One of Keach’s favorite metaphors for the minister is that of the ambassador (2 Corinthians 5:20). As a result, Keach believes that the role of the minister possesses authoritative significance. The preacher is functioning by the authority of Christ. He says, “…know Christ’s faithful Ministers personate him, they are his ambassadors, they represent the very Person of Christ…”[12] The minister is preaching “in the stead of Christ.”[13] The risen Christ, who is ascended in the heavens, is presently working by means of the minister. This leads Keach to claim that Christ himself spoke through the preached Word.[14]

Contemporary Implications for Preaching

Benjamin Keach provides contemporary preachers a wealth of material on preaching.[15] His preaching was ecclesial, expositional, evangelical, and experiential. These characteristics can be retrieved from one of our earliest Baptist forebearers. Our own preaching must benefit the church. The Scriptures are the “voice of Christ” for the sheep. Our preaching should expose the meaning of the biblical text. Granted, Keach’s preaching was not “Text-Driven” according to our contemporary definition. Nevertheless, he inherited a preaching tradition that aimed at exposing Scriptural doctrine and applying its implications. Additionally, our preaching must be evangelical. Whether one is Calvinistic or Non-Calvinistic, a clear free offer of the gospel is central to proclamation. Lastly, our preaching must be experiential. This means we need to be transformed by the spiritual truth we proclaim. We must stand in that truth by virtue of Christ’s authority. If preaching is a means of grace and if Christ communicates in preaching, then we must be stand as ambassadors of the King and faithfully deliver His message.

[1] Benjamin Keach, “The Blessedness of Christ’s Sheep: Sermon V,” in A Golden Mine Opened: Or, the Glory of God’s Rich Grace Displayed in the Mediator to Believers: And His Direful Wrath against Impenitent Sinners: Containing the Substance of near Forty Sermons upon Several Subjects (London: Printed for the author, 1694), 131–132.

[2] For a biography on Keach see Austin Walker, The Excellent Benjamin Keach (Ontario: Canada, Joshua Press, 2015). For a shorter introduction on the theology and controversies in Keach’s ministry see Thomas J. Nettles, “Benjamin Keach 1640-1704,” The British Particular Baptists, Vol. I, Edited by Michael A. G. Haykin and Terry Wolever (Springfield Missouri: Particular Baptist Press, 2019), 257-295.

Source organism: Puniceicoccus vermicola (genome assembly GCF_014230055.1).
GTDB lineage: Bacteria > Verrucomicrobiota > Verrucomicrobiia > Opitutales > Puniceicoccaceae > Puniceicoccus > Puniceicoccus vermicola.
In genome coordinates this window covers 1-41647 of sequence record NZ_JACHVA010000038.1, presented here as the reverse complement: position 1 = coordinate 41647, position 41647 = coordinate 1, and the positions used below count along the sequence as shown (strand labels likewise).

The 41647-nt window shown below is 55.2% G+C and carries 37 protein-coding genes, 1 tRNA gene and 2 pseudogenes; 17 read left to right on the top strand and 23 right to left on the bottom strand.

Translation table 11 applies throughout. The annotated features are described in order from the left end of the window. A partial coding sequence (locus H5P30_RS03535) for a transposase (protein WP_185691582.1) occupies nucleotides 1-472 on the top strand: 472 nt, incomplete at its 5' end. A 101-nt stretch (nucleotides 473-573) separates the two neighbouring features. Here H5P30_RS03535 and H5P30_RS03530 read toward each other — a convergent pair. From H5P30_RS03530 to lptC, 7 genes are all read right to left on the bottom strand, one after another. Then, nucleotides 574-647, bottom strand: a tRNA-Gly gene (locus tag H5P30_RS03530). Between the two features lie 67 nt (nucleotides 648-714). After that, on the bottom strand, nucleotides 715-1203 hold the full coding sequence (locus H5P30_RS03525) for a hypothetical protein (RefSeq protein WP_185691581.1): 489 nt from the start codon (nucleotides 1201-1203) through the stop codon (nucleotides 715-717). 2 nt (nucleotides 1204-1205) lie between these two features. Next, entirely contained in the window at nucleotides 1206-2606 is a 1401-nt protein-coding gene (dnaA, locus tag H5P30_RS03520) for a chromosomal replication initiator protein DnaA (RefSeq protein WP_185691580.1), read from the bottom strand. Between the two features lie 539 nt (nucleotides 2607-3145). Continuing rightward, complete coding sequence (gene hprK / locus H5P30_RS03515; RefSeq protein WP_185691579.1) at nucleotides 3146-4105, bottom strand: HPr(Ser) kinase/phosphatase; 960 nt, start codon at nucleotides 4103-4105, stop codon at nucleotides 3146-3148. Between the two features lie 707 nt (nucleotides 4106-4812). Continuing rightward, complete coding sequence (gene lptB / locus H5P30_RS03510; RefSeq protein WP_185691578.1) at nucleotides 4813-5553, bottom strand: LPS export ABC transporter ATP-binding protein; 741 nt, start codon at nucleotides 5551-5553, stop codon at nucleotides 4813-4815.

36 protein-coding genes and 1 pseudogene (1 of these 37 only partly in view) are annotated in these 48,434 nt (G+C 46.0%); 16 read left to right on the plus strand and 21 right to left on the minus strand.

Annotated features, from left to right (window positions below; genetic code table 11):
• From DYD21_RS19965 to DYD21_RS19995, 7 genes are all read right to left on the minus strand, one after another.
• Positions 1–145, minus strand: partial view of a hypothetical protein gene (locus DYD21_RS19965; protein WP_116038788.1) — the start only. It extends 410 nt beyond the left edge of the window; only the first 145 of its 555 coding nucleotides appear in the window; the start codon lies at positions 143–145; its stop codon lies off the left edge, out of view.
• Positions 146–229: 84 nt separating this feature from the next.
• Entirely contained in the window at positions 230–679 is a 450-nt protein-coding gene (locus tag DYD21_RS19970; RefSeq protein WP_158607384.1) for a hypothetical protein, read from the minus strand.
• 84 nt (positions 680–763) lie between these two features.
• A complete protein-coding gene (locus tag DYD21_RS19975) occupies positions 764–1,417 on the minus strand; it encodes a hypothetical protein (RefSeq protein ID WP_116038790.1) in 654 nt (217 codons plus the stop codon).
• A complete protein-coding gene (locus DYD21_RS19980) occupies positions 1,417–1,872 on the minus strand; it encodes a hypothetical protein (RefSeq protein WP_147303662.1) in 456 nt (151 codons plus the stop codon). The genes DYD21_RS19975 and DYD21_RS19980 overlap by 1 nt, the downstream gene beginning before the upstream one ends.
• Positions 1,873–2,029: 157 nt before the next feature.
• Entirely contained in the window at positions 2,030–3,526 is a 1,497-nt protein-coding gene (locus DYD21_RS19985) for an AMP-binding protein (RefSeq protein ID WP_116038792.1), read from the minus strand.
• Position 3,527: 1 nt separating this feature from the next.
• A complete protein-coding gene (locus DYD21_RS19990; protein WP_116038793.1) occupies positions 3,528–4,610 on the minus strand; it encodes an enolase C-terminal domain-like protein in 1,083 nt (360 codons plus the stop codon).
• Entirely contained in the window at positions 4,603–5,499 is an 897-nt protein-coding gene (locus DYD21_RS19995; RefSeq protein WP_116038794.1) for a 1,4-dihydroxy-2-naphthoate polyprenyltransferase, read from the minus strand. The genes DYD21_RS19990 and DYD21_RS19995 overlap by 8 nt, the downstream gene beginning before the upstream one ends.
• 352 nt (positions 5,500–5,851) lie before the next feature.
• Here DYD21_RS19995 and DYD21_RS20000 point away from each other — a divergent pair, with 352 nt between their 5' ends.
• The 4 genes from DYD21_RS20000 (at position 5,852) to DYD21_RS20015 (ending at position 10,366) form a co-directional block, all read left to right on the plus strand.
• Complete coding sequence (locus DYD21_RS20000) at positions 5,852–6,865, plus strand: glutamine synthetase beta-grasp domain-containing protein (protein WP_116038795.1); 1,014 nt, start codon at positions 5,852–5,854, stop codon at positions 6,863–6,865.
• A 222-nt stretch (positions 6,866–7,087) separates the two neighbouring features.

[3] Anthony L. Chute, Nathan A. Finn, and Michael A. G. Haykin. The Baptist Story: From English Sect to Global Movement (Nashville: B&H Academic, 2015), 52.

[4] I took an unscientific survey of my congregation of the most popular Baptist preachers. The names mentioned consisted of Charles Spurgeon, Adrian Rogers, W.A. Criswell, and Billy Graham.

[5] In the 19th century Charles Spurgeon would serve the same church which met at the Metropolitan Tabernacle.

[6] Keach, “The Blessedness of Christ’s Sheep: Sermon I,” in A Golden Mine Opened, 80.

[7] Benjamin Keach, “Of the Means of Grace,” A short confession of faith containing the substance of all the fundamental articles in the larger confession put forth by the elders of the Baptist churches, owning personal election and final perseverance (London: 1697), 19-20.

[8] Keach, “The Blessedness of Christ’s Sheep: Sermon I,” in A Golden Mine Opened, 81.

[9] Benjamin Keach, Display of Glorious Grace or, The Covenant of Peace Opened in Fourteen Sermons (London: S. Bridge, 1698), iii-iv.

[10] Keach, “The Great Salvation: Sermon II,” in A Golden Mine Opened, 386-387.

[11] Keach, “The Great Salvation: Sermon II,” in The Golden Mine Open’d, 385.

[12] Keach, “The Great Salvation: Sermon VII,” in A Golden Mine Opened, 431.

[13] Benjamin Keach, Tropologia: A Key to Open Scripture Metaphors, 851.

[14] Keach, “The Great Salvation: Sermon VII,” in A Golden Mine Opened, 431.

[15] I acknowledge my bias toward Keach as I am writing my dissertation on Keach’s theology of preaching at Southwestern Baptist Theological Seminary.

Michael Cooper serves as Pastor of Grace Community Church in Mabank, Texas, and is a Preaching PhD student at Southwestern Baptist Theological Seminary.